Zuckerberg and Facebook COO Sandberg Talk IPO, Engineers, Steve Jobs With Charlie Rose

Last night, Charlie Rose aired exclusive conversations with Facebook’s top executives, chief executive officer Mark Zuckerberg, and chief operating officer Sheryl Sandberg. Taped last Thursday in Palo Alto, the interview first ran on PBS and will also appear tonight on Bloomberg TV and on CharlieRose.com.

Here are highlights we saw.

On the upcoming IPO:

“…We’ve made this implicit promise to our investors and to our employees that by compensating them with equity and by giving them equity, that at some point we’re going to make that equity worth something publicly and liquidly… Whether it’s a dividend or not, they’ll be able to trade their equity for money. And you know, that’s something we take seriously, as a responsibility of running the company.”

Sandberg and Zuckerberg both remain discreet about timing of the IPO, and Zuckerberg says he hardly thinks about the IPO at this point.

‘Can’t find’ enough talented engineers:

Sandberg: “We have both an education problem and an immigration problem…” We do not train—we don’t graduate enough kids from high school. We don’t graduate enough kids from college in this country. And having these kinds of skills, we’re just absolutely far off.”

China expansion is likely far off:

After some hemming and hawing about its plans to expand into China, Zuckerberg and Sandberg agreed that they’ve decided not to try to go in at present because of government policies.

Sandberg: So it’s not really our choice. It’s the government’s choice, you know. We’re not available because they’ve chosen to make us not available.

Rose: Because they’ve acted a certain way,  you’ve chosen not to go there. Fair enough.

Zuckerberg: Yes.

Sandberg: No, it’s — yeah, yeah.

Zuckerberg then goes on to explain that Facebook wants to be everywhere eventually over the decades and so he hopes they’ll be able to get to China one day.

Why America and Silicon Valley rules:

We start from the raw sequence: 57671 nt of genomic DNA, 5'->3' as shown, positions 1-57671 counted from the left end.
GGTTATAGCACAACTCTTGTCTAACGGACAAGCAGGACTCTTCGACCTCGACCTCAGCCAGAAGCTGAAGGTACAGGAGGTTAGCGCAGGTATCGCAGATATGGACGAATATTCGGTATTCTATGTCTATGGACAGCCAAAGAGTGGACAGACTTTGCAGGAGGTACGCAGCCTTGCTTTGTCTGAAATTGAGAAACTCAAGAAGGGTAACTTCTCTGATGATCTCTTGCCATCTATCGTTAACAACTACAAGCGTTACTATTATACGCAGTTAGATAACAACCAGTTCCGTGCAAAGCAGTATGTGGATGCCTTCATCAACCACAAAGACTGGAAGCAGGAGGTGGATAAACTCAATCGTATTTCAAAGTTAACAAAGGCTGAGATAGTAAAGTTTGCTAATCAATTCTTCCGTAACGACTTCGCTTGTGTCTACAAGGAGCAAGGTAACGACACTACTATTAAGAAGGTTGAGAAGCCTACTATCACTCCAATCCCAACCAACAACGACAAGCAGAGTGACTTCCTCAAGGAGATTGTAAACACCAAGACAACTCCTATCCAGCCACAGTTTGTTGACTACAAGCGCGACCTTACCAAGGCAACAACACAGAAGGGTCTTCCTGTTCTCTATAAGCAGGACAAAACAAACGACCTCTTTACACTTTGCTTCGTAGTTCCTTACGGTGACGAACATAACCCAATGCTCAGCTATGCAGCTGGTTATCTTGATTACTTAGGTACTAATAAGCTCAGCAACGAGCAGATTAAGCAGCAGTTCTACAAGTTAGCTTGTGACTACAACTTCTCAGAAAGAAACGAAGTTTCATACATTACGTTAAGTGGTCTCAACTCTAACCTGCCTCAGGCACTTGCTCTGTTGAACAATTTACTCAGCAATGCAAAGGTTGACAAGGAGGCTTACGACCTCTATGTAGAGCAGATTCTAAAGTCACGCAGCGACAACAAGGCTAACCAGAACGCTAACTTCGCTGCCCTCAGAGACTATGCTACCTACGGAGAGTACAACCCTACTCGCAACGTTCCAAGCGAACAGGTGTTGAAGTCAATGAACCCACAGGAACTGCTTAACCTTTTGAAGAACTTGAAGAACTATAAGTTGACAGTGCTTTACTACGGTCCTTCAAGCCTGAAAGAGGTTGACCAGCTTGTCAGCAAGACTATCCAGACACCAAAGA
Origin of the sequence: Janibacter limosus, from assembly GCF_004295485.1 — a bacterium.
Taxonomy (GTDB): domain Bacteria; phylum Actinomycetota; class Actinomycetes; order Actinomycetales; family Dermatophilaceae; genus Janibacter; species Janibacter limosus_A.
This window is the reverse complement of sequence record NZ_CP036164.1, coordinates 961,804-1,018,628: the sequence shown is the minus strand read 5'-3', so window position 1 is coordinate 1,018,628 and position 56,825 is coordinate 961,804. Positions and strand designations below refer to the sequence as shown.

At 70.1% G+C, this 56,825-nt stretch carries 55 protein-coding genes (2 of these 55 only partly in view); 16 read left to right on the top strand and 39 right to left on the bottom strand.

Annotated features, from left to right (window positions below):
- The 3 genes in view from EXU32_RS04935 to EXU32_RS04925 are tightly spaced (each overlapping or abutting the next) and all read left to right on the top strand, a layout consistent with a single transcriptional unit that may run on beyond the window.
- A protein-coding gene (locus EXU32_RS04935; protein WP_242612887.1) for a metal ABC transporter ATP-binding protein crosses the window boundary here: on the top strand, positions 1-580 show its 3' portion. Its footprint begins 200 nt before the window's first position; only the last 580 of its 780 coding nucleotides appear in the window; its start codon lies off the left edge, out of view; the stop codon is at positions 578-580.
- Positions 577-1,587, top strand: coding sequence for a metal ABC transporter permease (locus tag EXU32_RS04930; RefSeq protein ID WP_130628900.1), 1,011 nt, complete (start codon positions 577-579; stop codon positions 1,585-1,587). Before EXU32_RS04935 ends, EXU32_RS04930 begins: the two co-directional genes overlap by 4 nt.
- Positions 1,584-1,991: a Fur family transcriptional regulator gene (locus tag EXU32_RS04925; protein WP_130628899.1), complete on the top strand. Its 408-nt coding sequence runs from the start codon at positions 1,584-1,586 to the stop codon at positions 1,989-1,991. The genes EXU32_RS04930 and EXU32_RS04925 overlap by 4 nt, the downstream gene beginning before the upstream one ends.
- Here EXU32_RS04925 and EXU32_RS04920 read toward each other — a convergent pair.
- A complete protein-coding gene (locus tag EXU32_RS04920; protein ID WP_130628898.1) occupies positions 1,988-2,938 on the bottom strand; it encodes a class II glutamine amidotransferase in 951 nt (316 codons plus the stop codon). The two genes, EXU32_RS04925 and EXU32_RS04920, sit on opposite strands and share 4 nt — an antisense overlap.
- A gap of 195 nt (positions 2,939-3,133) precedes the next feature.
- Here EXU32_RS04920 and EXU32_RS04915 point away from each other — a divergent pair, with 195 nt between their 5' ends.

One, Sandberg says, is the ability to have high caliber engineers, and other is to “educate engineers who can just try out their own ideas” and the “freedom to do that.” Free market economics, as Sandberg says. Facebook, Google, Apple: they’ve all capitalized on America’s supportive entrepreneurial environment. And Facebook and Google are pretty similar, admits Sandberg, since they are both founder-led. Then Zuckerberg adds a dig, as an aside: “Google, I think, in some ways, is more competitive and certainly is trying to build their own little version of Facebook.” Google’s Bradley Horowitz responded on Bloomberg yesterday to say that he was happy to be underestimated. Anyway.

Sandberg: In America, we’ve had a country of entrepreneurs.

Zuckerberg: Yeah.

Sandberg: We’ve set up our political system so you can start companies. You can close companies. I think people don’t always see the costs of increasing beauracracy on entrepreneurship. The best people are going to go where they can get the best talent and where they have the best environment to hire.

Why Facebook won’t build games:

Zuckerberg: “What we’re doing is really hard. And we think that we’re better off focusing on this piece. I think that building a great game service is really hard… And we just believe that an independent entrepreneur will always beat a division of a big company.”

On Steve Jobs:

Zuckerberg: “He’s amazing. He was amazing… I had a lot of questions for him on.. How to build a team around you, right, that’s focused on building as high quality and good things as you are. How to keep an organization focused…It’s like we’re trying to do this thing in the world. And I don’t know, a lot of it I just think we connected on that level.”